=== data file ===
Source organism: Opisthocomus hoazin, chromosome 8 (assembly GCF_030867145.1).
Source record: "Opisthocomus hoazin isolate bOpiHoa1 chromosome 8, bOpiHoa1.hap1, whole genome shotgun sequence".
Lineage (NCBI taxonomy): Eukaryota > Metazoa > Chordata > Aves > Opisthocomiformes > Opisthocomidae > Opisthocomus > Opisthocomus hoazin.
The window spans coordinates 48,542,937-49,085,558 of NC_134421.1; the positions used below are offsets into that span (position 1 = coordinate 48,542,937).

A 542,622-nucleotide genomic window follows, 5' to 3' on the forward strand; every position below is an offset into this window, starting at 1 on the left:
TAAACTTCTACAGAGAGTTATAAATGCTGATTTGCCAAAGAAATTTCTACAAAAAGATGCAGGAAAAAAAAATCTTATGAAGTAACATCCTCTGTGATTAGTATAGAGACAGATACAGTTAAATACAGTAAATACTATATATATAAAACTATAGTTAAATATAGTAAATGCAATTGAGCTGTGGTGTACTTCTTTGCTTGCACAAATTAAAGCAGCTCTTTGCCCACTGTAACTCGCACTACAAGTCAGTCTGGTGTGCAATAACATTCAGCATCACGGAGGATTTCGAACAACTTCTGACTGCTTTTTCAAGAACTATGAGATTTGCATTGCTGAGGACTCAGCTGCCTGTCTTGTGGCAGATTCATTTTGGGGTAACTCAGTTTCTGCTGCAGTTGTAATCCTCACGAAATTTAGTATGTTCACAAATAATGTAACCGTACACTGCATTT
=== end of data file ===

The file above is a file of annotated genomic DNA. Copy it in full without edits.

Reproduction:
Source organism: Opisthocomus hoazin, chromosome 8 (assembly GCF_030867145.1).
Source record: "Opisthocomus hoazin isolate bOpiHoa1 chromosome 8, bOpiHoa1.hap1, whole genome shotgun sequence".
Lineage (NCBI taxonomy): Eukaryota > Metazoa > Chordata > Aves > Opisthocomiformes > Opisthocomidae > Opisthocomus > Opisthocomus hoazin.
The window spans coordinates 48,542,937-49,085,558 of NC_134421.1; the positions used below are offsets into that span (position 1 = coordinate 48,542,937).

A 542,622-nucleotide genomic window follows, 5' to 3' on the forward strand; every position below is an offset into this window, starting at 1 on the left:
TAAACTTCTACAGAGAGTTATAAATGCTGATTTGCCAAAGAAATTTCTACAAAAAGATGCAGGAAAAAAAAATCTTATGAAGTAACATCCTCTGTGATTAGTATAGAGACAGATACAGTTAAATACAGTAAATACTATATATATAAAACTATAGTTAAATATAGTAAATGCAATTGAGCTGTGGTGTACTTCTTTGCTTGCACAAATTAAAGCAGCTCTTTGCCCACTGTAACTCGCACTACAAGTCAGTCTGGTGTGCAATAACATTCAGCATCACGGAGGATTTCGAACAACTTCTGACTGCTTTTTCAAGAACTATGAGATTTGCATTGCTGAGGACTCAGCTGCCTGTCTTGTGGCAGATTCATTTTGGGGTAACTCAGTTTCTGCTGCAGTTGTAATCCTCACGAAATTTAGTATGTTCACAAATAATGTAACCGTACACTGCATTT